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Hong Kong enters peak season of hand, foot and mouth disease and enterovirus 71 infection

     The Centre for Health Protection (CHP) of the Department of Health today (May 18) called on the public to maintain vigilance against hand, foot and mouth disease (HFMD) and enterovirus 71 (EV71) infection, as the latest surveillance data showed that Hong Kong is entering the traditional peak season of the disease.

     "The activity of both HFMD and EV71 infection is on the rise. The usual peak season is from May to July, with a possible smaller winter peak from October to December. Schools, institutions and play facilities should observe our guidelines and health advice against outbreaks to better protect young children who are more prone to both diseases," a spokesman for the CHP said.

     The number of institutional HFMD outbreaks increased from five (affecting 16 persons) in the week ending April 30 to 30 (124 persons) last week. As of yesterday (May 17), 13 (42 persons) had been reported this week. In the past four weeks, kindergartens and child care centres (KG/CCCs) reported most outbreaks (63 per cent), followed by secondary schools (20 per cent) and primary schools (17 per cent).

     As for EV71 infection in 2016, as of yesterday, three cases were recorded with no severe or death cases. In 2015, 56 cases including six with severe complications were filed. Regarding severe paediatric enterovirus infection other than EV71 and poliovirus, three cases had been recorded so far this year while eight were recorded in 2015, with no deaths in both years.

     In addition, surveillance of HFMD based at Accident and Emergency Departments and sentinel KG/CCCs also recorded a corresponding increase in HFMD activity.

     "Apart from ongoing health education for schools and students, our Port Health Office has reinforced health advice to schools receiving cross-boundary students (CBS) and operators of cross-boundary school coaches in a briefing on transportation arrangements for CBS held by the Education Bureau on May 5. Good ventilation and environmental hygiene inside compartments are essential in preventing infectious diseases," the spokesman said.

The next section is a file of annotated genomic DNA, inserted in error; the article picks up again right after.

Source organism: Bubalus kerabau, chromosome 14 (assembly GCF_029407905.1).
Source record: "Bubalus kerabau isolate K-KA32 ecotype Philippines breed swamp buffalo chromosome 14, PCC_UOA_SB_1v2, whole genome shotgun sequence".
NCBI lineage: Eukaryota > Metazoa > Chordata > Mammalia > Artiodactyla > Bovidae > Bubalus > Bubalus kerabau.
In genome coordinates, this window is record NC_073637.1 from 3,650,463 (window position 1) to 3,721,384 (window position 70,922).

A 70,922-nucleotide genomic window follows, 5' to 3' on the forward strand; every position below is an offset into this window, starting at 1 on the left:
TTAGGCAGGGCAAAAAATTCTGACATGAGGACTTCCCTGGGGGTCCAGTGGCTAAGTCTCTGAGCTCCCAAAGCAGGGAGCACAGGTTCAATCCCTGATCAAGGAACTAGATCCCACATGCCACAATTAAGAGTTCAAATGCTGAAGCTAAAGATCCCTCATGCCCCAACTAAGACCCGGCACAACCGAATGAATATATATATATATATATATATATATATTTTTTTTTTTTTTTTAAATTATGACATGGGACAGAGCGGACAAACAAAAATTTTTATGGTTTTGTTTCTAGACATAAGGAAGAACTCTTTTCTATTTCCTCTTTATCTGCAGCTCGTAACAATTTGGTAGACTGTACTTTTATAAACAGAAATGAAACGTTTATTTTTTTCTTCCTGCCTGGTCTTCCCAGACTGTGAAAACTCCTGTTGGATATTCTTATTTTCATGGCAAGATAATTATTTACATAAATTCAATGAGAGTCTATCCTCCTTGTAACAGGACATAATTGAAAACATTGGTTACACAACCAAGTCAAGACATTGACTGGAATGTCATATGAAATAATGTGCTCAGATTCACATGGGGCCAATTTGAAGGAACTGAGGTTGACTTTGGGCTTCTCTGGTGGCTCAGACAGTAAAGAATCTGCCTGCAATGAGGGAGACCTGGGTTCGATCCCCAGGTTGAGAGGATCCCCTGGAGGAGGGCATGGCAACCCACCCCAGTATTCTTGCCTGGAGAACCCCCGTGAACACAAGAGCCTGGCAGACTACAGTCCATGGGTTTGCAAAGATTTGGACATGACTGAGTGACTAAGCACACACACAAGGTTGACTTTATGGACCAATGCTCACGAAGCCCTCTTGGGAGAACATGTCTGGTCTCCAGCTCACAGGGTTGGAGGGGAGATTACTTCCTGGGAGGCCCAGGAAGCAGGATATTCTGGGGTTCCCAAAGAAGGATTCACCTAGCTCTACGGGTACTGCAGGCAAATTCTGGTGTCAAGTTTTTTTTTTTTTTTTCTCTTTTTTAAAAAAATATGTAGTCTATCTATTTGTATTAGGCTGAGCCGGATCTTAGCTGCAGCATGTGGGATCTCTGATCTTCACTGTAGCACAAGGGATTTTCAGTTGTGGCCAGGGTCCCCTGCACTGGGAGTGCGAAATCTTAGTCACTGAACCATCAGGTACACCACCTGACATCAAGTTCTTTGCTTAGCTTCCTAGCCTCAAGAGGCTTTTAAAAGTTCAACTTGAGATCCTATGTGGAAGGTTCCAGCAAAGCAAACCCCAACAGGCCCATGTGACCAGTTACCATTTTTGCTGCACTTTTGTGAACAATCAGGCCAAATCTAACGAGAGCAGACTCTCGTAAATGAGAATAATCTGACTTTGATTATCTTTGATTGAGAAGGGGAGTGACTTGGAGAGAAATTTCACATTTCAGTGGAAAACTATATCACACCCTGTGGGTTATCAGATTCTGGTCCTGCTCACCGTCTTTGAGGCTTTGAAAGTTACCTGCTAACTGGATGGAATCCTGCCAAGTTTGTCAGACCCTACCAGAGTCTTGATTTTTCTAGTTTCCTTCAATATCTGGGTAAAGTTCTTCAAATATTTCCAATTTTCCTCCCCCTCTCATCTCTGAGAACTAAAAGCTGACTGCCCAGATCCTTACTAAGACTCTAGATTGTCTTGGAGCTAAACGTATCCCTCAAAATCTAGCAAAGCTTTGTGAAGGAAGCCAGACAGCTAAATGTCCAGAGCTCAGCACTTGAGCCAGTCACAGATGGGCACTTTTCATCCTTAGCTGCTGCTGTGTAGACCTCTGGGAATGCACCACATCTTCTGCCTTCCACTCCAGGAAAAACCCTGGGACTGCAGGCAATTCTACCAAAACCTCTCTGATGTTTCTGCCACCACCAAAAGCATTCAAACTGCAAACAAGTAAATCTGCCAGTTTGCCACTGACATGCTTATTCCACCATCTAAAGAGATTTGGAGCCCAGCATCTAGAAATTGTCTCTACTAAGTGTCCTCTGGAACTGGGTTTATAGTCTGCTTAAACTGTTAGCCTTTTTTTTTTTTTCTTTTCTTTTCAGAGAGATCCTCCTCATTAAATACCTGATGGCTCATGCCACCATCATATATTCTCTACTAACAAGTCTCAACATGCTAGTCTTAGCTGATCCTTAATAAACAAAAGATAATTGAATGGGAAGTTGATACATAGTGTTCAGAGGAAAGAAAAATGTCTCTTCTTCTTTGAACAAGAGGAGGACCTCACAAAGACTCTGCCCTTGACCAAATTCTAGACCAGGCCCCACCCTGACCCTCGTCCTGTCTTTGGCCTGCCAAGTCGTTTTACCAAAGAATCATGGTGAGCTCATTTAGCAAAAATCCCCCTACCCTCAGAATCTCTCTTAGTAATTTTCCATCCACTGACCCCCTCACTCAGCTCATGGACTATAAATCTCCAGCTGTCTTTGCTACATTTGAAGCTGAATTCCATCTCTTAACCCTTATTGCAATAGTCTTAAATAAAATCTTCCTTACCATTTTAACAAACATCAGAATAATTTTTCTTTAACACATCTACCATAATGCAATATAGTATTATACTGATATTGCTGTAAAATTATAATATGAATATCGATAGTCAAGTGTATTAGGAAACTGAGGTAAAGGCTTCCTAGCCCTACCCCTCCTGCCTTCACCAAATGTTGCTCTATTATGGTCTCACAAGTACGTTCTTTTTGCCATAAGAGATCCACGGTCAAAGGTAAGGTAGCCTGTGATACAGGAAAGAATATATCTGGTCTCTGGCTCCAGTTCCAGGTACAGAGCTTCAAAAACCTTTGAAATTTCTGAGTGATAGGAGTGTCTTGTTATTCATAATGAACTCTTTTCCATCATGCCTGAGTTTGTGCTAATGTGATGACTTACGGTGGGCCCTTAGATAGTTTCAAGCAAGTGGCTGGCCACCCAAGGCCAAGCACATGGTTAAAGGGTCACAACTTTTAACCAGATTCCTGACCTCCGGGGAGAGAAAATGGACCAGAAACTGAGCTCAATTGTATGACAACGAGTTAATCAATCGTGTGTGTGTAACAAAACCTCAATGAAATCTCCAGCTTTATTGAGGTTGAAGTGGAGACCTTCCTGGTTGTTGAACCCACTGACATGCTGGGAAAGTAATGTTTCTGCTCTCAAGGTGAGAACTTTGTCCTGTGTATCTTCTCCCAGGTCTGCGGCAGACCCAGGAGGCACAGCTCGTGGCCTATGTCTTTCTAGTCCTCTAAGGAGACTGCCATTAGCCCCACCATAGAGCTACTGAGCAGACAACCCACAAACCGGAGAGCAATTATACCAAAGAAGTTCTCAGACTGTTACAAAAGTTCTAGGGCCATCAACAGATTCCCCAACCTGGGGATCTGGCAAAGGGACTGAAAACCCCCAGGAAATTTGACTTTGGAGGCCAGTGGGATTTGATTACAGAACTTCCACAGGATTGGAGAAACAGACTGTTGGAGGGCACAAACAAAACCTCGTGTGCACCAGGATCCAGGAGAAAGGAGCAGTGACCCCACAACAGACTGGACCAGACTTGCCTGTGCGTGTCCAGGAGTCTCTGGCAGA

The CHP has issued letters to doctors, hospitals, KG/CCCs and schools on the latest situation. Schools and institutions are reminded to follow the Guidelines on Prevention of Communicable Diseases ( on preventive and control measures as well as management of outbreaks, which should be reported to the CHP for prompt follow-up.

     In the community setting, venues with play facilities should pay special attention to the CHP's Public Health Advice for Play Facilities ( on appropriate infection control in activities involving young children under 6 during the peak season.

     Some neighbouring areas have also entered the peak season since late April. The Health and Family Planning Commission of Guangdong Province reported 88 366 HFMD cases to date, including three deaths, rising 72 per cent from last year. In Taiwan, according to the Centers for Disease Control, the EV activity is increasing and 17 000 EV consultations were recorded last week, rising 27.8 per cent from the preceding week.

     "HFMD is common in children and is usually caused by EVs such as Coxsackievirus and EV71. It is clinically characterised by maculopapular rash or vesicular lesions occurring on the palms, soles and other parts of the body such as the buttocks and thighs. Vesicular lesions and ulcers may also be found in the oral cavity. Sometimes patients present mainly with painful ulcers at the back of the mouth, namely herpangina, without rash on the hands or feet," the spokesman said.

     To prevent HFMD and EV71 infection, members of the public are urged to stay vigilant and strictly observe personal and environmental hygiene. Whether in Hong Kong or during travel, they are advised to observe the following:

* Maintain good air circulation;
* Wash hands before meals and after going to the toilet or handling diapers or other stool-soiled materials;
* Keep hands clean and wash hands properly, especially when they are dirtied by respiratory secretions, such as after sneezing;
* Cover the nose and mouth while sneezing or coughing and dispose of nasal and oral discharges properly;
* Clean children's toys and other objects thoroughly and frequently with diluted household bleach (by adding one part of household bleach containing 5.25 per cent sodium hypochlorite to 49 parts of water), followed by rinsing or wiping with clean water;
* Children who are ill should be kept out of school until their fever has subsided and all vesicles have dried and crusted;
* Avoid going to overcrowded places; and
* Parents should maintain close communication with schools to let them know the latest situation of the sick children.

     The public may visit the CHP's page on HFMD and EV71 infection ( for more information.

     The CHP's weekly report, EV SCAN (, will be issued starting from this Friday (May 20) to report the latest surveillance data.

Ends/Wednesday, May 18, 2016
Issued at HKT 19:22


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